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Cooperative R&D and firm performance

  • Belderbos, Rene
  • Carree, Martin
  • Lokshin, Boris

We analyse the impact of R&D cooperation on firm performance differentiating between four types of R&D partners (competitors, suppliers, customers, and universities & research institutes), and considering two performance measures: labour productivity and productivity in innovative (new to the market) sales. Using data on a large sample of Dutch innovating firms in two waves of the Community Innovation Survey (1996, 1998), we examine the impact of R&D (collaboration) in 1996 on subsequent productivity growth in 1996-1998. We find that supplier and competitor cooperation have a significant impact on labour productivity growth, while competitor cooperation and collaboration with universities & research institutes positively affects growth in innovative sales per employee. Innovative sales are furthermore stimulated by incoming spillovers (not due to collaboration) from customers and universities. The results confirm a major heterogeneity in the rationales and goals of R&D cooperation, with competitor and supplier cooperation focused on incremental innovations improving the productivity performance of firms, while university cooperation and again competitor cooperation are instrumental in creating and bringing to market radical innovations generating sales or products that are novel to the market, improving the growth performance of firms.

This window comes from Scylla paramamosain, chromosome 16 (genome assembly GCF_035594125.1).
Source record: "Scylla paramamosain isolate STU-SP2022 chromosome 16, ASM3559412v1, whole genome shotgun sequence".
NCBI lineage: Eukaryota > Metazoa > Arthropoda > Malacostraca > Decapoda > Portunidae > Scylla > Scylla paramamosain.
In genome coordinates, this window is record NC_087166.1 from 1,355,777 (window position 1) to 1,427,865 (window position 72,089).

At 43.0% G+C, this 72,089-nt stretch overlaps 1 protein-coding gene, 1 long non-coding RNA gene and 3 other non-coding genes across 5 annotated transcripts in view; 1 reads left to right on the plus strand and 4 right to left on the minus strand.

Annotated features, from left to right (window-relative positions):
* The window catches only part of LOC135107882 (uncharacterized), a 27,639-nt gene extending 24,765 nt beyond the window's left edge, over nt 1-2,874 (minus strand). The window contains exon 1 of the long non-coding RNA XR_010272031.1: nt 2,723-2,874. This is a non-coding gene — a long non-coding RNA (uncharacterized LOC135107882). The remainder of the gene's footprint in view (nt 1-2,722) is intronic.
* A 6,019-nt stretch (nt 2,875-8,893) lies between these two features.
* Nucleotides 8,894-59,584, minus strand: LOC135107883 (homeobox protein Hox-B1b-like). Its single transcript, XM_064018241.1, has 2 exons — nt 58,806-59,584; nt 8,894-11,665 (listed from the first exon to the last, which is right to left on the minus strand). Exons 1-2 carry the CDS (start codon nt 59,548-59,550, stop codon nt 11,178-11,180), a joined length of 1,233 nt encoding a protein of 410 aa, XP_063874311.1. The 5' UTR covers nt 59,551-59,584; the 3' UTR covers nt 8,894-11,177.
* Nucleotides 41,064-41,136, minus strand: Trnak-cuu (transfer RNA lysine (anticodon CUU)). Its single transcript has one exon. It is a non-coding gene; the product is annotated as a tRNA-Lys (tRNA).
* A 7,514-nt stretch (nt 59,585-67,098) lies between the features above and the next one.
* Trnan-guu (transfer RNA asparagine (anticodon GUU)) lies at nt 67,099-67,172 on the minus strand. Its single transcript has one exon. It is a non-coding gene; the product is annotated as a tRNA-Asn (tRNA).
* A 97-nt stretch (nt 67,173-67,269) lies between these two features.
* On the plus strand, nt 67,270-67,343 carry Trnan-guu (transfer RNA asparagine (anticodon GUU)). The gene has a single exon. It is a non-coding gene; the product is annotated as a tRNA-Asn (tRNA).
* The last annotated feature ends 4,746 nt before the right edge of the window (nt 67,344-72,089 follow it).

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Article provided by Elsevier in its journal Research Policy.

Volume (Year): 33 (2004)
Issue (Month): 10 (December)
Pages: 1477-1492

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Handle: RePEc:eee:respol:v:33:y:2004:i:10:p:1477-1492
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